In other places, entire states have decided against hosting their own Women’s March. 

In New Orleans, the 2019 Women’s March has been cancelled entirely, with organizers citing issues with lack of funding and discriminatory actions within the organizers of the March. Many women of color in the state feel that people of all races come together on March days and then return to their regular lives, where specifically caucasian women continue to support organizations that are directly harmful to women of color. 

Instead, organizers in New Orleans are creating a tour of seminars and roundtable discussions in order to evaluate what issues are important to women in New Orleans and how best state organizers can address these issues. The Baton Rouge chapter National Organization for Women President Angela Adkins said it best when she stated in an article in The Advocate: “This is how you make change. We have to turn our marching into action… If 10,000 people go out and volunteer one or two hours a week, that’s a lot of activism and a lot of work that can go out into changing our communities.” 

This is, in my opinion, how all states and groups should be treating the idea of a Women’s March this year. 

The March was important for many people in 2017 and 2018, myself included. They helped draw people together, forge connections, and make promises to create a better world than the one we see now. They were a jumping off point for many who still needed to find their voices in a time of mass confusion and injustice. 

I was astonished by the feeling of being together with millions of women last January in New York. Friends and family of mine say the feeling was even more breathtaking in 2017 in Washington. For a long time the Women’s March encompassed all of the things I wanted to be a part of and my goals as an activist. And even this year, I do not judge my friends and family who are attending the marches. For some people it is as much activism as they can reasonably take part in, and it feels like a comfortable step in the direction of making a difference.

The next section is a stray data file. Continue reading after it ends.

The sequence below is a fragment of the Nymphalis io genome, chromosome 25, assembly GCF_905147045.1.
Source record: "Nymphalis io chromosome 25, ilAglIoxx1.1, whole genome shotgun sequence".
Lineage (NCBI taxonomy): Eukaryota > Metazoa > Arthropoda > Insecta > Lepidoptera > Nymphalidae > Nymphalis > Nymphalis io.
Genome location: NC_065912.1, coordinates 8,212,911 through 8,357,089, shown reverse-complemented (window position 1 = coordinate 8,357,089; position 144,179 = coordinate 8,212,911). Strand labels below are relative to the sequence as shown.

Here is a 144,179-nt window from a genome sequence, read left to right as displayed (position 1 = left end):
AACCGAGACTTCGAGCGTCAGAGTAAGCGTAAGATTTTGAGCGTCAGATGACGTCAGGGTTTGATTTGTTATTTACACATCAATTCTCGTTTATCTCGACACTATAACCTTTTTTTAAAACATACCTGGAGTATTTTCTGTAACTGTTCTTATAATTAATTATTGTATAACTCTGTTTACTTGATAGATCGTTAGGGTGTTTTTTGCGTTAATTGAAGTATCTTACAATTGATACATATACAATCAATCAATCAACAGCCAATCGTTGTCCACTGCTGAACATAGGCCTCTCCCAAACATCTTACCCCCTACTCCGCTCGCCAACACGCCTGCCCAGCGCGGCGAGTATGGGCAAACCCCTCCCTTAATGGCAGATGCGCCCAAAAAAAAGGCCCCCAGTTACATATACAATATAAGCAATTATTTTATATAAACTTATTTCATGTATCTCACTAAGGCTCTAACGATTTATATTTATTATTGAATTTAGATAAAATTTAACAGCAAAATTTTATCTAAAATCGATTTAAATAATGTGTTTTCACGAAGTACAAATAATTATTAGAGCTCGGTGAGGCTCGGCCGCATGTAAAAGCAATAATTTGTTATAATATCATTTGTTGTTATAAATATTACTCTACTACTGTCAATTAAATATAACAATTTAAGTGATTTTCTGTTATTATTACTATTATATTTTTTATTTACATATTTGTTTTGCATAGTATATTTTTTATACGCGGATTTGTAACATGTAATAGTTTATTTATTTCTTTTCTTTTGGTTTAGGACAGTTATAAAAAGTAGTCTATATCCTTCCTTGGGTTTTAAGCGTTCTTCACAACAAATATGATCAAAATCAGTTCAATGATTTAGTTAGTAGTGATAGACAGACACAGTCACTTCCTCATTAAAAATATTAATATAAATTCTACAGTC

But now, in light of recent controversies and the overall ineffectiveness at creating change among the organization, I do not see my time best spent supporting an organization I do not fully trust, especially when I have found other ways to organize and make my voice heard.  I believe it is time for the Women’s March Organization to step down, letting other leaders come to the table on statewide issues and providing opportunities for state leaders such as funding and helpful advice in terms of planning and organizing large events. 

Although the Women’s March has perhaps provided a voice for some women, at the end of the day it is more likely that only cisgender, caucasian women have truly felt the widespread, positive effects of the Marches, which is why it is time for new, inclusive, leadership to come to the table. Because if the Women’s March cannot truly include all women, it is no longer doing its job. 

Riley Stevenson is a student at Lincoln Academy and is a regular contributor to Raise Your Voice.